He Says He Wants Kids – But Does He Mean, “I want YOU to have kids”?

When I was married to my second husband, Ted (whose name is not Ted), we had the kids conversation before we got married. (This is discussed in both No Children, No Guilt, and – in a slightly different context – What Every Woman Wishes Modern Men Knew About Women.) The consensus: It was fine that I didn’t want kids.

However, a couple years later, kids came up again. He wanted them.

“Come on,” he said. “It would be neat!”

I tried to see his point of view.

Tried to imagine a child crawling around. Tried to imagine our child crawling around. There were things about it I admittedly didn’t hate. Although I grew up with absolutely no desire or inclination to be a mom, on the rare occasion when I gave it serious thought, I could see why people enjoyed it.

I really, really wanted to make sure I was considering it from all possible angles. After all, it’s the one permanent decision one makes in one’s life (outside of getting a tattoo, but even that can be lasered off).

Karen Charlton, in “How Do You Know When It’s the Right Time to Have a Baby?” writes,

I think the decision … is actually a lot more significant for You, the woman, than for your Mr. You have more that will change. (He will still keep his job, work the same hours, things will just be different when he’s at home).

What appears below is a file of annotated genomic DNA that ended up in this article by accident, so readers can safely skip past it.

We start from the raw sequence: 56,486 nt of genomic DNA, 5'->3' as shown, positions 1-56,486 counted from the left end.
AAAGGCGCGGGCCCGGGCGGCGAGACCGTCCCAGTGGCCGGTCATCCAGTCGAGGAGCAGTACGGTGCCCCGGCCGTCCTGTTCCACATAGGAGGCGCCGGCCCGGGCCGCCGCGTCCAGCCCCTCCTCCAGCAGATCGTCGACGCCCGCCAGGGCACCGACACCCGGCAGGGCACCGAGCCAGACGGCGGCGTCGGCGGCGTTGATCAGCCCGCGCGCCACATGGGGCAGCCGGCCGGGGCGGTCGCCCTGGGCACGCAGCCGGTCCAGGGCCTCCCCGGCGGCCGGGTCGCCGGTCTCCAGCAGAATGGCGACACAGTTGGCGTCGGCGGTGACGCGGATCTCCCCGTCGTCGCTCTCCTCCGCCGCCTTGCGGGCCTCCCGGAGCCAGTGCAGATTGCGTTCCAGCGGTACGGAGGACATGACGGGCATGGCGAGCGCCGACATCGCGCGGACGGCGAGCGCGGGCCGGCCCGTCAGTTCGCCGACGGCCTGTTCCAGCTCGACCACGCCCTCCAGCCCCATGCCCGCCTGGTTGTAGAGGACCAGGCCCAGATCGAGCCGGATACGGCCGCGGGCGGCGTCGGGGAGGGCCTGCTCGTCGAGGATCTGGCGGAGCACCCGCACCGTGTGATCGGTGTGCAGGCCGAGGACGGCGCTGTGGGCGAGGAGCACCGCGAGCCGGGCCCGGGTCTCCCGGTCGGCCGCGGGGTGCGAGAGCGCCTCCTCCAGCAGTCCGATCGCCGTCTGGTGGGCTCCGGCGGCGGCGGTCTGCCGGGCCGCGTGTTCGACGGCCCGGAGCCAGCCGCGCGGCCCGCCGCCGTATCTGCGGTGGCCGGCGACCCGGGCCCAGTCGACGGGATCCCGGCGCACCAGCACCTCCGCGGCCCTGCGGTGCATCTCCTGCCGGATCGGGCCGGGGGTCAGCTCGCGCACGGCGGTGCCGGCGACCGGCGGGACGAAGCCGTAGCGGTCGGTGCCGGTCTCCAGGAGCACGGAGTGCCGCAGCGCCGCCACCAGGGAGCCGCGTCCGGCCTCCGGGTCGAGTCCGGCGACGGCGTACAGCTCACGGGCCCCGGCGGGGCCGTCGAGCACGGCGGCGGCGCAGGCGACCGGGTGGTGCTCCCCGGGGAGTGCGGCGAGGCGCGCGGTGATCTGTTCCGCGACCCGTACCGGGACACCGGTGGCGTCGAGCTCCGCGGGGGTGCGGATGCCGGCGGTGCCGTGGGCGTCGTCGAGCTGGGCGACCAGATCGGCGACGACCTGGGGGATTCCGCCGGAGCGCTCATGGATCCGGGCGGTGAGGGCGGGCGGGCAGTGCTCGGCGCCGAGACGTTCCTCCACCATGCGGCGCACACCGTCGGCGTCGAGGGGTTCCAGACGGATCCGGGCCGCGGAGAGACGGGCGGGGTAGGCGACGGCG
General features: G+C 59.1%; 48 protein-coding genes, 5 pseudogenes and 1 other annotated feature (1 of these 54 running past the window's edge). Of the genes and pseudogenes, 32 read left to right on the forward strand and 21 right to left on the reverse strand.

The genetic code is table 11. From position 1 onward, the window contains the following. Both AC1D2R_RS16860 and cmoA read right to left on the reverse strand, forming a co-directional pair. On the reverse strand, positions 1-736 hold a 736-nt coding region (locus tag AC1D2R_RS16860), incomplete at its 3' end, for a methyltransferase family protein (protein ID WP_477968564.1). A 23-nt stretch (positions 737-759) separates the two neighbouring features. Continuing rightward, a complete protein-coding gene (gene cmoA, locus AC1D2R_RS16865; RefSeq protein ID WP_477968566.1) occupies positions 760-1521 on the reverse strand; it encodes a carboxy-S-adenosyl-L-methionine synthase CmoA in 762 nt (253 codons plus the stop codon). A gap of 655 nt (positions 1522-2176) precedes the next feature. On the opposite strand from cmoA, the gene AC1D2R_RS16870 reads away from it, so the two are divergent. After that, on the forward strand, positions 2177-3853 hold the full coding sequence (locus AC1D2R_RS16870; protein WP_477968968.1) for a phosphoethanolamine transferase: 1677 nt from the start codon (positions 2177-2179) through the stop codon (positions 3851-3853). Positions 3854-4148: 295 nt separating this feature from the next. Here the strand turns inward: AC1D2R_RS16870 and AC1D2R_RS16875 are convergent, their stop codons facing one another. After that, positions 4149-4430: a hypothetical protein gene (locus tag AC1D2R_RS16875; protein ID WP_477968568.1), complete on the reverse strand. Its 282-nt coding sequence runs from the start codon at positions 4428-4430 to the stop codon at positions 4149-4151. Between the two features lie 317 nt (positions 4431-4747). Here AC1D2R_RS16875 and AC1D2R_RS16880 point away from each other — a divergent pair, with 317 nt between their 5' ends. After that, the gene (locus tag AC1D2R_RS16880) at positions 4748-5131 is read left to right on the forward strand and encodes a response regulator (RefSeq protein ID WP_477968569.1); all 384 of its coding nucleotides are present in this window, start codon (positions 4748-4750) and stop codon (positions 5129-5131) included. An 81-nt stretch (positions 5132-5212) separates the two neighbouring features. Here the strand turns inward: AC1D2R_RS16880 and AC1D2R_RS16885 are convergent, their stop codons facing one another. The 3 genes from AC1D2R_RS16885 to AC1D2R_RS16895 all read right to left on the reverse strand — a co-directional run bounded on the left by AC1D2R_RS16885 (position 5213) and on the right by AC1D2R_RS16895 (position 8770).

She wrote this in a letter to a friend, so it’s fair to say her friend might already have decided she wanted to stay home and that most of the change would, in fact, be hers, but in terms of offering advice to a wider reader base, it misses an important mark.

When Ted starting talking about his “sudden” (it was always there – he just didn’t tell me) desire to have kids, I couldn’t help but remember a scene from the dinner table when I was visiting the in-laws over Thanksgiving. His brother Paul and Paul’s wife Ashley had recently had a baby, who was in a baby seat at the table next to Ashley. Paul ate his tasty warm dinner gratefully, glancing now and then at his wife while she struggled to get the baby to eat, struggled to get the baby to simmer down, struggled to get the baby to sit still in the chair. Not once did she touch her food.